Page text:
What is the Cancellation Policy? 


If you choose to cancel your registration purchase once it has been submitted, you will still be charged the registration fee as costs were incurred. We will however cancel your registration and cease future processing upon formal request. Cancellation requests should be directed to Support@securesettlements.com.

What is the Refund Policy? 


Secure Settlements has a No Refund Policy. This no refund policy applies to payments for fees rendered in connection with applications submitted to SSI for services performed. You understand that when your online application is submitted via our website, this automatically triggers automated services to be performed and costs to be incurred. If payment is received prior to submission of an online application, a refund request may be honored.

To request a refund prior to submitting an online application, please send a formal request to Support@securesettlements.com.

Why is this service important?


Regulators have recommended third-party vetting of vendor relationships in the mortgage industry since at least 2005; however, very little was done to comply until now. The development of the national mortgage licensing system for loan originators, the advent of Dodd-Frank legislation, and the establishment of the Consumer Financial Protection Bureau all create enhanced expectations that banks do more to ensure proper risk evaluation and fraud deterrent management in mortgage transactions, for the benefit of consumers and all parties. The concept for Secure Settlements was established in 2002, well before the mortgage industry collapse. Today with vetting required by FNMA, FDIC, OCC, NCUA, & the CFPB, the need has caught up with the solution.

Is Secure Settlements a licensing agency, association, or affiliated with the government?


Secure Settlements is not a licensing agency. We do not measure competency and skill. Our services do not take the place of those licensing authorities which establish criteria for attorneys, notaries, realtors and title producers who position themselves as experts in their fields. Secure Settlements requires proof of proper licensing as a part of its risk management program. Secure Settlements is also not a trade association. Trade associations such as the ABA, ALTA, NAR, and National Association of Notaries provide member benefits, lobbying and other valuable resources to assist their membership. We recommend them and intend to work collaboratively with them for the benefit of consumers and the mortgage industry as a whole. Finally, we are not a government entity, nor are we endorsed by any government entity; however we strongly support government efforts to protect consumers and establish reasonable risk management processes and procedures to reduce the risk of financial harm to all parties to mortgage and real estate transactions. We are particularly supportive of the efforts of HUD and the CFPB to protect consumers from harm caused by parties who engage in negligence and fraud in connection with mortgage transactions.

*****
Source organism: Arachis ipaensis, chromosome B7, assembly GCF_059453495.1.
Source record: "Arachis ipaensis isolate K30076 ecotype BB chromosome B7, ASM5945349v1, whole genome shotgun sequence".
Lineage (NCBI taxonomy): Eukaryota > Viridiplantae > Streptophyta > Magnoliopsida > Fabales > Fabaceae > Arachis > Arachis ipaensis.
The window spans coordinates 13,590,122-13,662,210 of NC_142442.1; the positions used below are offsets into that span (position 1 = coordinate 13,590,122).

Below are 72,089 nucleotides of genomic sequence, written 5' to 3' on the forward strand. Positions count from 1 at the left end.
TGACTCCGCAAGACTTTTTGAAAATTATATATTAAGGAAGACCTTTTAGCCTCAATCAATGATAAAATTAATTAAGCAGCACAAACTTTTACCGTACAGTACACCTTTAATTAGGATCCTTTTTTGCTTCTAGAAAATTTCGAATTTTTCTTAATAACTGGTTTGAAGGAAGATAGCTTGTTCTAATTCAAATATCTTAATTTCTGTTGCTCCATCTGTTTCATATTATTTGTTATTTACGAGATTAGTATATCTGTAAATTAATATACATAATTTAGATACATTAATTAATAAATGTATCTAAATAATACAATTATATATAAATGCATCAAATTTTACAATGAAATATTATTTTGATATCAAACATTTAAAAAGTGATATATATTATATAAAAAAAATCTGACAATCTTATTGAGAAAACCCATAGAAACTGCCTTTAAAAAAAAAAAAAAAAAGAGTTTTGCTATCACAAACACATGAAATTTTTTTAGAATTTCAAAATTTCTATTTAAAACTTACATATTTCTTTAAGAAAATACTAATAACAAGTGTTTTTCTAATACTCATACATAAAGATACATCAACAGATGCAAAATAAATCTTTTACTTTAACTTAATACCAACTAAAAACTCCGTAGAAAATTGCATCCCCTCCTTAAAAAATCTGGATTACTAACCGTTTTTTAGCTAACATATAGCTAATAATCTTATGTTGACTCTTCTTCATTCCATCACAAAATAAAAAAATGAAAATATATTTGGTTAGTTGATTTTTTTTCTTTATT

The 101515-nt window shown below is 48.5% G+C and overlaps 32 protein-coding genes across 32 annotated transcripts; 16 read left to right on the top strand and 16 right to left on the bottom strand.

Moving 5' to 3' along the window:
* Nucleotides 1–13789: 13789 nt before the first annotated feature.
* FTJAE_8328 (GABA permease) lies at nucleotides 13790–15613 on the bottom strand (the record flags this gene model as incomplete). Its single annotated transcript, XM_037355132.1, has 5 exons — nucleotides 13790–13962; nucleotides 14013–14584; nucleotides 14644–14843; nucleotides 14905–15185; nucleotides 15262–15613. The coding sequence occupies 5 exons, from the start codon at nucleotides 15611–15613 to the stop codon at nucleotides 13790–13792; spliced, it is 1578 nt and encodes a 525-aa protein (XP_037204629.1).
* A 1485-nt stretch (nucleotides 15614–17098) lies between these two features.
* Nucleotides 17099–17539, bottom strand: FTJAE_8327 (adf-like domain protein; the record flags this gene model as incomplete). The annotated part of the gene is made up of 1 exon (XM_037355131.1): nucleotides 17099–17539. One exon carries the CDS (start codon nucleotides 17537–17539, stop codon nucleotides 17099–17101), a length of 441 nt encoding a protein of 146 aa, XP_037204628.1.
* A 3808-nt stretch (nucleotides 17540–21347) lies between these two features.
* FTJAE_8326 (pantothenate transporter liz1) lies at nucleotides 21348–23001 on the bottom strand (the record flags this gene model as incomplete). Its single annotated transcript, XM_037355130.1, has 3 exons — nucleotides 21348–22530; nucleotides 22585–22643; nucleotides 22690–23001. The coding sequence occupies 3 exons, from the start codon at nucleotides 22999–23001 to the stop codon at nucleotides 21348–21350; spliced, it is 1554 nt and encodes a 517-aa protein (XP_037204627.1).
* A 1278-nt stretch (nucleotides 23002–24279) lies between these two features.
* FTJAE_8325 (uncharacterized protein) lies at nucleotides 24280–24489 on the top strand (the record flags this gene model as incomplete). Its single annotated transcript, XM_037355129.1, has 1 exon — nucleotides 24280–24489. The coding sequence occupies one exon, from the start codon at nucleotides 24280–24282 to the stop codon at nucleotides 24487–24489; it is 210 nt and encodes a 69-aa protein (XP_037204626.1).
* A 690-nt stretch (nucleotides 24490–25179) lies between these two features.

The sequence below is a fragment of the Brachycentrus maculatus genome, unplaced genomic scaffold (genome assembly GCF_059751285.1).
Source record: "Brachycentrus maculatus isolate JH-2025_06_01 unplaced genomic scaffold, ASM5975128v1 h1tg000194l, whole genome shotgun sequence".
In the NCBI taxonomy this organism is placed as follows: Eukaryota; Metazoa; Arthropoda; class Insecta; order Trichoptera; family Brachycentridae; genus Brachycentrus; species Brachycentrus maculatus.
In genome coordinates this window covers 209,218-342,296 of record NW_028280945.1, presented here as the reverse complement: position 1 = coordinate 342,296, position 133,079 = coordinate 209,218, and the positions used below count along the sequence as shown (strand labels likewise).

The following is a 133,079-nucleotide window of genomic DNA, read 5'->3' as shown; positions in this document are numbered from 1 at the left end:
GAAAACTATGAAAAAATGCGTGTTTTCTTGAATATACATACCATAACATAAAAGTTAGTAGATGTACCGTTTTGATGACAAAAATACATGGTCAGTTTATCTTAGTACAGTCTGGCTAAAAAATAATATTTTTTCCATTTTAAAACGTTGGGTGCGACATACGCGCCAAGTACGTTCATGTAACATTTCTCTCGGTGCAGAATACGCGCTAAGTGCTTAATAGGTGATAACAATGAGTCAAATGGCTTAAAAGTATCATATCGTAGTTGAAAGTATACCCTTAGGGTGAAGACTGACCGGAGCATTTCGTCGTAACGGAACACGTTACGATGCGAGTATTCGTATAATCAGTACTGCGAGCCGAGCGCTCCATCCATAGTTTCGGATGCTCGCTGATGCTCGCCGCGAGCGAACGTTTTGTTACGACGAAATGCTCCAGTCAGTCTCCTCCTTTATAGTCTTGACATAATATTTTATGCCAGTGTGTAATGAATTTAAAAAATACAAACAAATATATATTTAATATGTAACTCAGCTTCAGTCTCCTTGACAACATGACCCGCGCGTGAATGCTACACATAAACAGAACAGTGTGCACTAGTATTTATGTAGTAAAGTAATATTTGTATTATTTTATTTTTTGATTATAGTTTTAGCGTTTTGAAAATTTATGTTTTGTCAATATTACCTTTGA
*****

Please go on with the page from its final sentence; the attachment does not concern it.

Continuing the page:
Are you the only company doing this? Why have I not heard of a vetting requirement before?


Secure Settlements is not the only company which offers professional vetting services for closing professionals. There are several others nationwide. If you were directed to Secure Settlements, it merely means that a lender you work with has chosen our process as part of their risk management program. If you are vetted by Secure Settlements, you will not have to be re-vetted if you work with any of Secure Settlements’ clients.



I work in a state that protects the rights of consumers to choose their own closing professional. Doesn't your process deny them the right to independent representation?


Absolutely not. Neither Secure Settlements nor its clients dictate who may represent a consumer in connection with a real estate transaction. However, Secure Settlements’ bank clients do have the right to establish reasonable, non-discriminatory procedures to safeguard their money and documents, including a process to verify identity, credentials and risk status of anyone who acts on their behalf at a closing. In the event a consumer insists on using an agent or attorney who is not vetted, refuses to be vetted, or is determined to be a risk, that individual can represent the consumer in all contract negotiations, loan approval issues, and related matters – including attending the closing. They will not, however, be permitted to disburse funds or handle the closing documents that must be recorded and/or returned to the lender to meet regulatory, compliance, legal and risk issues important to the bank and subsequent investors.